04/17/2013 8:22 PM ET
Brewers bring back K-Rod on Minors deal
By Adam McCalvy / MLB.com
MILWAUKEE -- The Brewers re-signed veteran reliever Francisco Rodriguez to a Minor League contract Wednesday that gives the team 30 days to evaluate Rodriguez and decide whether to add him to the big league bullpen. If the team decides he is not a fit, Rodriguez can return to free agency.
General manager Doug Melvin declined to reveal the financial terms of the agreement, though MLB Network's Jon Heyman reported it could pay $2 million or more in the Majors. The deal was sealed after Rodriguez reported to the Brewers' extended spring training camp at Maryvale Baseball Park for a physical exam.
"Over the course of the year we've always talked about having guys in line in case you have injuries or other things happen," Melvin said. "This gives us an option to go to if we want to and need to, and if he pitches well enough. It's low-risk on our side."
It was unclear when and where -- or if -- the Brewers would assign Rodriguez to a Minor League affiliate. He will need to secure a work visa first.
If he throws well, the 31-year-old Rodriguez could provide another late-inning option for the Brewers' bullpen, which entered Wednesday ranked 21st in the Majors with a 4.65 ERA this season and has already made a change at closer. But Melvin downplayed the role John Axford's temporary demotion played in principal owner Mark Attanasio's interest in bringing back Rodriguez.
Rodriguez's agent is Scott Boras, who also represents Kyle Lohse, the right-handed starter who signed a three-year, $33 million deal with the Brewers a week before Opening Day.
Rodriguez spent the last two years with the Brewers after collecting at least 20 saves in seven straight seasons with the Angels and Mets. He struck out 72 batters in 72 innings last year with a 4.38 ERA, but faltered when offered an opportunity to close games in mid-July. The Brewers let Rodriguez depart via free agency after the season.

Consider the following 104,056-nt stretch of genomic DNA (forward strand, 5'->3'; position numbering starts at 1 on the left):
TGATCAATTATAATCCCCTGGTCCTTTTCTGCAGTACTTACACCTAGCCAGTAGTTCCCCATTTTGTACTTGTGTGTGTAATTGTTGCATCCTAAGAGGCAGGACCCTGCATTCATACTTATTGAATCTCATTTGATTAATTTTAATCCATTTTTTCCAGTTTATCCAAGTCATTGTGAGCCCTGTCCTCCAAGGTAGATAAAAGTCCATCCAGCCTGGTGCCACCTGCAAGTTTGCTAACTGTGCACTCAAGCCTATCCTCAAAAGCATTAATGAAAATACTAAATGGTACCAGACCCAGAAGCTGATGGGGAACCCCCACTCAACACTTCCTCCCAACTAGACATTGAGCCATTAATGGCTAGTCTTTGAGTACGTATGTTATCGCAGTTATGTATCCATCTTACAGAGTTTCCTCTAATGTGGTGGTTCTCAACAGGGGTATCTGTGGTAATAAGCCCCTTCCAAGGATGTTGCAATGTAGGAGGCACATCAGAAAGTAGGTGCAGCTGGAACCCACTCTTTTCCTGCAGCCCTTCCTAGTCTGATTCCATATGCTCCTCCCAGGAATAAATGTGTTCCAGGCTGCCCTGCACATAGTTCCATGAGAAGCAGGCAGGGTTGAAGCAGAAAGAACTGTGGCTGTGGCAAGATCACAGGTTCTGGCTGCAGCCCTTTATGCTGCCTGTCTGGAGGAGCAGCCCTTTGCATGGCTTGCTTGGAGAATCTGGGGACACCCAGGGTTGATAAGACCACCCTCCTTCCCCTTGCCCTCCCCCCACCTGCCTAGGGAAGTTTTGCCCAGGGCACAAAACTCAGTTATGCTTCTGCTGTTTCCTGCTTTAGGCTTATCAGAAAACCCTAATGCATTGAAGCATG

Melvin conceded that there will be a contingent of fans and non-fans alike who are unhappy about Rodriguez's return. Rodriguez was arrested in suburban Milwaukee in mid-September and charged with misdemeanor domestic battery after an incident involving his girlfriend, charges that were dropped by Waukesha County District Attorney Brad Schimel in November after Rodriguez and the woman returned to Venezuela.
Melvin said he spoke to a prosecutor involved in the case before re-signing Rodriguez to ensure that Rodriguez's legal troubles were closed.
Braun not concerned over hitting woes
MILWAUKEE -- A day after the first four-strikeout game of his career, slumping Brewers slugger Ryan Braun offered a simple explanation.
"It's a hard game," Braun said.
He laughed, but he was serious.
"You go through phases where you don't swing the bat well or you don't see the ball well," Braun said. "It happens. You try to minimize those times."
He entered Wednesday's game against the Giants in the midst of one of those times. After going 5-for-8 in his first two games after returning from a neck injury, Braun was 1-for-17 with 10 strikeouts over his next four games. He matched his career high by striking out three times apiece Friday and Saturday in St. Louis and struck out four more times Tuesday.
The 10 strikeouts were the most of any four-game stretch in Braun's career and represented an unheard-of slump for a player who won National League MVP honors in 2011 and was runner-up to the Giants' Buster Posey in 2012. It raised concerns that Braun's neck, which locked up during the Brewers' opening homestand and cost Braun three games, was still an issue.
"My neck is fine now," he said. "It was [messed] up for a while. The first couple of games in St. Louis I'm sure it didn't help, but it's not an issue now. Nothing is physical. I'm fine. My swing just [stinks] sometimes."
It's also a matter of seeing the ball well out of a pitcher's hand, Braun said.
"Those two things kind of go hand in hand," Braun said. "When you see the ball well, it feels like your swing works better and is more efficient. When you don't see the ball well, you find a way to just miss pitches you should hit."